Anyway, that's one theory. But there's another one that really does involve dogs and not dags. This theory says that the bark of the dogwood tree was used to make a concoction to bathe dogs in to get rid of mange. But some people researched this and they couldn't really prove it. So this theory may be a false one.

Here's what we know for sure about dogwood trees:
1. They are the state tree of Missouri.
2. They are very pretty when they bloom in the spring.

3. They are very ordinary-looking after they finish blooming.
4. They have pretty berries in the fall.
5. They are good for boy dogs to pee on.

We used to have a dogwood tree in our back yard, but then it died. The reason it died was because we had a really bad freeze one year in April, and lots of stuff died. Our dogwood tree died and so did our Japanese maple and so did our dappled willow. Mom cut down our dogwood tree and got an ash tree instead. My brothers tell me that ash trees are also good for boy dogs to pee on, so I guess it's a good thing we have one.

Sunday, September 20, 2009

Another Little Update

Friday Mom took me and Gabe to the vet's office, and here's what we did there. First we got treats while we were in the waiting room. Then Gabe had to put on his muzzle and go in the back room so they could stick a needle in his bladder and get some pee out of it. I have had this exact same thing done to me, and I can tell you that it hurts. But I don't have to wear a muzzle, like Gabe does. That is because I don't bite vets and vet techs. At least I never bit one so far. Mom is very proud of me because I am her only dog who doesn't have to wear a muzzle at the vet's office.

Anyway, the reason Gabe had to get the pee test thingy done is because he had an infection, and first he took Clavamox, but that didn't make him all better, so then he had to take Baytril. Now we think he is finally cured, but to make sure, some people in a lab will try to make bacteria grow out of his pee. If they can't do it, then we will know he doesn't have the bacteria anymore.

The reason Mom first thought that Gabe had an infection was because he had really stinky pee. One morning he got out of bed and went and peed in our back room on the rug, and it was very stinky for many days, even though Mom tried to get the rug to stop being stinky. The rug is better now, but sometimes it still smells a little like it got peed on.

So anyway, that's why Gabe had to go to the vet's office. And the reason why I had to go there was to get the rest of my stitches out. Which I did! And Mom doesn't have to put the Bite-Not collar on me anymore because now I don't feel obsessed with the urge to lick my incision.

Yesterday, Mel and Barry had a Good Adventure while they were walking. They found an English Muffin! It was a whole one without even one bite taken out of it! They both found it at the same time, but Barry was the one who ended up with the English Muffin because he is the Alpha Dog, and Mel is not ever going to fight him for anything that Barry wants. Ha!

The bad part was that when Mom saw what Barry had, she pried his mouth open and took the muffin away from him, even though he tried to hold his mouth shut. I think this was very mean and unfair of Mom, but she said she did it because Barry is allergic to wheat, so she did not want him to eat a whole English Muffin. I think she could have just given it to me, and that would have solved the problem because I am not allergic to wheat. But apparently, she didn't think of this solution. I hate to say it, but Mom just seems kind of dumb sometimes!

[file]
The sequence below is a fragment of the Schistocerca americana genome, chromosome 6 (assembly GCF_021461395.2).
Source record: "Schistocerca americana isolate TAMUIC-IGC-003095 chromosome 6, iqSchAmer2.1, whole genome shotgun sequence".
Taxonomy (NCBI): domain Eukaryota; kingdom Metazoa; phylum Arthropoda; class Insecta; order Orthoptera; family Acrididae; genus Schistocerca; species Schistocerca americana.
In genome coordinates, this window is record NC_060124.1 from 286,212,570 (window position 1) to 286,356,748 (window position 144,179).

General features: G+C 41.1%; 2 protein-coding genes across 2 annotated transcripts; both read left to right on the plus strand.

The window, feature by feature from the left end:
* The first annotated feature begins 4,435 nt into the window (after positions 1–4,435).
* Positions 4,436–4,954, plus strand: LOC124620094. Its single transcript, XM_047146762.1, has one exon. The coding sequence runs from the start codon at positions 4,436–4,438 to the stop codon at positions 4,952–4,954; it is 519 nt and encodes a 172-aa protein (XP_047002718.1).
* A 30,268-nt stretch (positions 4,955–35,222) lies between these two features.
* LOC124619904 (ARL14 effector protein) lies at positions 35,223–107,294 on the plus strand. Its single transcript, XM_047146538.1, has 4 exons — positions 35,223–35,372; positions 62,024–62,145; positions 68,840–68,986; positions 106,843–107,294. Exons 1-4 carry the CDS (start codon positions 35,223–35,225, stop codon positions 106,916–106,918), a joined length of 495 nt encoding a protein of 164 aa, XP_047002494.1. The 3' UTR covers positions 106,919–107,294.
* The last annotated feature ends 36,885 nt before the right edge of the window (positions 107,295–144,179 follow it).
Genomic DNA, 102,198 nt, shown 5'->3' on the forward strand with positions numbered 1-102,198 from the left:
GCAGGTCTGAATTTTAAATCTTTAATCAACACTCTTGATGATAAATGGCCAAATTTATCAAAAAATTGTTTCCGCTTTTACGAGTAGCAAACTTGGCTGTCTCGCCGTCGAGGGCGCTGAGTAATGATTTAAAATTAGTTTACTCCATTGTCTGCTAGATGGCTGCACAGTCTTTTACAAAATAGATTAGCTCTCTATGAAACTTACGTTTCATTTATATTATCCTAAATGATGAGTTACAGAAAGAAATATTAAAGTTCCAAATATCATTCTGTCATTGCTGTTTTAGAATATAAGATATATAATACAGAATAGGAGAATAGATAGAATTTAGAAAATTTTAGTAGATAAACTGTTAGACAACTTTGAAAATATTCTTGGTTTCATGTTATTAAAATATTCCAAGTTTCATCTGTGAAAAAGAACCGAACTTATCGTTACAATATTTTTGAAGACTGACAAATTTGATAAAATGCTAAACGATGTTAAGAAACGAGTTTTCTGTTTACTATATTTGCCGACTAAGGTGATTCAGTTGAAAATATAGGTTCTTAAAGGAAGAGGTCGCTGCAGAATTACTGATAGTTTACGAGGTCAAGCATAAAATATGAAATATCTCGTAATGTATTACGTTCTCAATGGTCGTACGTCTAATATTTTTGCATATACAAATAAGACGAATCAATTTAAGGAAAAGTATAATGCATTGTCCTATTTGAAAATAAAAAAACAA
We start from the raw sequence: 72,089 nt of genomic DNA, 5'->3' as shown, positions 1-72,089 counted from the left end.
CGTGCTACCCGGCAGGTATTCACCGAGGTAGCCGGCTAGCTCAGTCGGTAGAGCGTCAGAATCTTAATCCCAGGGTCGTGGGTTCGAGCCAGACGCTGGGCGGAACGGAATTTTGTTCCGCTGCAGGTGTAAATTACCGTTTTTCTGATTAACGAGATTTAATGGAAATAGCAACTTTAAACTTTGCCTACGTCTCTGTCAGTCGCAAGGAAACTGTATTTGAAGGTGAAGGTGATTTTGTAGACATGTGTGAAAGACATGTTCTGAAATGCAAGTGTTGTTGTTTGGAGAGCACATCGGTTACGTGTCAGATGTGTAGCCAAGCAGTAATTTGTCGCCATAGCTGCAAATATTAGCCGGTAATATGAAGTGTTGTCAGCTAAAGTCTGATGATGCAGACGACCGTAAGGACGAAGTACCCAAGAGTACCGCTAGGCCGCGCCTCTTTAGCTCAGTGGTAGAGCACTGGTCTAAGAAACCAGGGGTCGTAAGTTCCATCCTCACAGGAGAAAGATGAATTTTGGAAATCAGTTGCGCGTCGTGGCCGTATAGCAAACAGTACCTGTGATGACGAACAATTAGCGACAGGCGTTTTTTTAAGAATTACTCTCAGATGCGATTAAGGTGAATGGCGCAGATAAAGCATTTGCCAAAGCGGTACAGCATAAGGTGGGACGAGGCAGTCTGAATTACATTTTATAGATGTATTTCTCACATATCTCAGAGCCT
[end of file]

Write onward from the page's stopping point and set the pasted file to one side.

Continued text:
Last night, Mom went away for a few hours and came home smelling like Other Dogs. She told us that she went to the Humane Society golf tournament to help hold adoptable dogs during the dinner and auction. The dog that Mom was holding is named Kola, and she is 7 months old. Here's a picture of her:

Kola is a German shepherd mix, and Mom is always a sucker for those German shepherd types, for some reason. Also Kola got hit by a car a few months ago, and that's how she ended up at a shelter in the first place. She had a broken pelvis, but that's healed up now. And also something is wrong with the nerves in her front right leg, so she walks kind of funny. Mom likes Kola, and I think she would even adopt her if she didn't already have us 4 dogs. Of course, there are lots of dogs Mom would adopt if she could. She always tells us it's a good thing the law says she can only have 4 dogs!

Saturday, September 19, 2009


Hi again! It's me, Gabe! Piper asked me if I would write an entry about Trixie, since I probably knew her the best of all, so I said I would. I hope it doesn't make me too sad, though, because sometimes I still miss her.

Trixie was Mom's first basenji. Before she got Trixie, Mom had a Lakeland terrier named Cappy. I guess Mom had kind of a love/hate relationship with Cappy, and she swore that she would never get another dog after Cappy died. Then Cappy did die, and within two weeks, Mom decided she really needed to get another dog. So she did some research about breeds, and she thought it would be great to have a basenji, which just goes to prove that Mom has good taste in dog breeds!

Mom first thought she would adopt a rescued basenji, but it seemed like it would take a long time to get one, so she ended up going to visit a breeder named Linda who lives near us. Mom looked at a bunch of former show dogs that Aunt Linda had, and out of all of them, she chose Trixie. Originally, Trixie was called Skippy because her registered name was Blakemor's Skipper. But Mom changed her name because she thought Skippy sounded like a boy's name. And also like peanut butter.

Trixie was a show dog, and she got 7 points, including 1 major, but that was not enough points to make her a champion. Anyway, she didn't like being a show dog, so Aunt Linda finally stopped making her go to shows. Trixie was 5 when she came to live with Mom.